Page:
Greg Olsen: Cam Newton's comfort target over the years returns from injury with a positional ADP around TE5. The one risk here is the additional targets in Carolina (healthy Curtis Samuel, D.J. Moore drafted, Torrey Smith added) to soften Olsen's target upside enough to make TE4/5 his upside.
Evan Engram: The rookie phenom last year enjoyed a free run of targets with Giants wide receivers dropping like flies with injuries. The floor is outside the Top 10 considering the fight for targets with a returning Odell Beckham and Sterling Shepard, and the addition of Saquon Barkley. However, Engram is also a historic talent who can shift target market share his direction as a matchup nightmare for linebackers or safeties.
Delanie Walker: Tennessee hopes to be a rebound offense overall in 2018 with Corey Davis entering Year 2. Even with a limited passing game last year, Walker was TE6 in PPR PPG with 111 targets (third-most of the position) and a touchdown regression-worthy three scores, his lowest in five seasons with the Titans. Walker is one of the best values beyond Rob Gronkowski in the Round 7-9 range of ADP.
Jordan Reed: Reports are Reed is as healthy as any point in recent memory. Yes, Reed has become synonymous with injury, but he also has the most Gronkowski-like run of per-game production over the past three seasons, finishing as TE1, TE1, and TE9 over the stretch. When Reed plays, he is a difference maker. Also, Washington has plenty of question marks at wide receiver and Alex Smith has fueled plenty of tight end production with Vernon Davis and Travis Kelce in his career. In Round 8-9, Reed is has a favorable ADP compared to his per-game production.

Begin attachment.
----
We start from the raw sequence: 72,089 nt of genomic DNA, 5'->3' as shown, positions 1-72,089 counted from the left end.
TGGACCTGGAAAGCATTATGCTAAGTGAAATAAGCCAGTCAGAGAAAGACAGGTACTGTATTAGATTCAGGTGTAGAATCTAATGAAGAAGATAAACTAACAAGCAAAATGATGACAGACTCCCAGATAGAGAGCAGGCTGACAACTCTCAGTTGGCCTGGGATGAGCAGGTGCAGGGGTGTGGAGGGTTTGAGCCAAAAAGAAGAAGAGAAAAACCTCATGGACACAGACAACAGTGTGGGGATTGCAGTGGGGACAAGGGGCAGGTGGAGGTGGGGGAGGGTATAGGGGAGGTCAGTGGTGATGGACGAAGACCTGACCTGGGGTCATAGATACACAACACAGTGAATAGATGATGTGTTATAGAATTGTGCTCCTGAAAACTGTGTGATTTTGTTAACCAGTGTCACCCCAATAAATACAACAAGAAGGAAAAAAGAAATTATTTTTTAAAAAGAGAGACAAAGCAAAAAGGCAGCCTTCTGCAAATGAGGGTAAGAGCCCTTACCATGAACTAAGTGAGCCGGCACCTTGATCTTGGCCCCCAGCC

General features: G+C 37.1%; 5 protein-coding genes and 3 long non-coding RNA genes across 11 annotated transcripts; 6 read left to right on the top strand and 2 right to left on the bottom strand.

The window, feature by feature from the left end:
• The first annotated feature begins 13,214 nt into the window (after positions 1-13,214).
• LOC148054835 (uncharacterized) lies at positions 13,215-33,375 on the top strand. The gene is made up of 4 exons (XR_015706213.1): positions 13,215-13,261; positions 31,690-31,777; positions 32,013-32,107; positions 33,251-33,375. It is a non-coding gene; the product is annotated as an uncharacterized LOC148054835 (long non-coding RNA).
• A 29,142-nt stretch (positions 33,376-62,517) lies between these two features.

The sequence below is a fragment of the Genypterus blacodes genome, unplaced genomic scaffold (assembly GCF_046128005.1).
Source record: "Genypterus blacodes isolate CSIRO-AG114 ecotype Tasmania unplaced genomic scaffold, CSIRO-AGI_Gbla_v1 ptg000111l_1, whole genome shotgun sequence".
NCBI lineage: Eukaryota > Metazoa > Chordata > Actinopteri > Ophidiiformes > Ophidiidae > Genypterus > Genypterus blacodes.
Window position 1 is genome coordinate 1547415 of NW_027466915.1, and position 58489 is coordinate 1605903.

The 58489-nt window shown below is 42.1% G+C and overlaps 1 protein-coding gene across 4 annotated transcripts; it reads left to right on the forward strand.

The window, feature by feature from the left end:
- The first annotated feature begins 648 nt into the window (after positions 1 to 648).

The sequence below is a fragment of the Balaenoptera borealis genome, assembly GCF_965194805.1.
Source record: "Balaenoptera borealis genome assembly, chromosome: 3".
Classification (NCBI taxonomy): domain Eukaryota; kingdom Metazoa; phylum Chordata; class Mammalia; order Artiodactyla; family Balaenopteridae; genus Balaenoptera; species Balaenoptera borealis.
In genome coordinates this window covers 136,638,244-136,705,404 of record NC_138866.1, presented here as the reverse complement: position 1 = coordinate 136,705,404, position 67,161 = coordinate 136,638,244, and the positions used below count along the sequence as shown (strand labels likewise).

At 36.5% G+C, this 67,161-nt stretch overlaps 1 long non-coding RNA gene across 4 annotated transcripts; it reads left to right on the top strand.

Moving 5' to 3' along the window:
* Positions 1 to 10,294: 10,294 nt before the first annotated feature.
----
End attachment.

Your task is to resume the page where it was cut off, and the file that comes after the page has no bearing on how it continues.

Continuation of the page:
THE best of the rest
The criteria for tight ends beyond the first 10-12 rounds of a draft includes a clear lead role, quality quarterback, and ideally a weak wide receiver core. Here are the names to know:
Clay is the ideal later round tight end with a lack of clarity beyond Kelvin Benjamin among Buffalo's wide receivers. Clay also has 500+ receiving yards in each of the last five seasons. Cook lacks the upside of the rest of the list as he is one of the most anemic touchdown producers at the position in recent memory. Also, Oakland is strong (projected) at wide receiver with Amari Cooper, Jordy Nelson, and Martavis Bryant - plus Marshawn Lynch will get plenty of work near the end zone. Jacksonville rolled out one of the weakest tight end depth charts in the NFL last season with a past-his-prime Marcedes Lewis as the lead option. Seferian-Jenkins is on his potentially last chance in the NFL for a lead gig. The perfect storm for Seferian-Jenkins is scoring eight or more touchdowns and blending well with Jacksonville's play-action attack near the end zone. Watson enjoyed his career-best season in 2015 with the Saints, accruing 110 targets, 800+ yards, and six touchdowns. The depth chart is Watson's for the Saints in 2018 and the WR2/3 roles are up in the air behind Michael Thomas. Watson is not even in the top-20 of positional ADP and has better TE1 odds than many ahead of him in draft orders.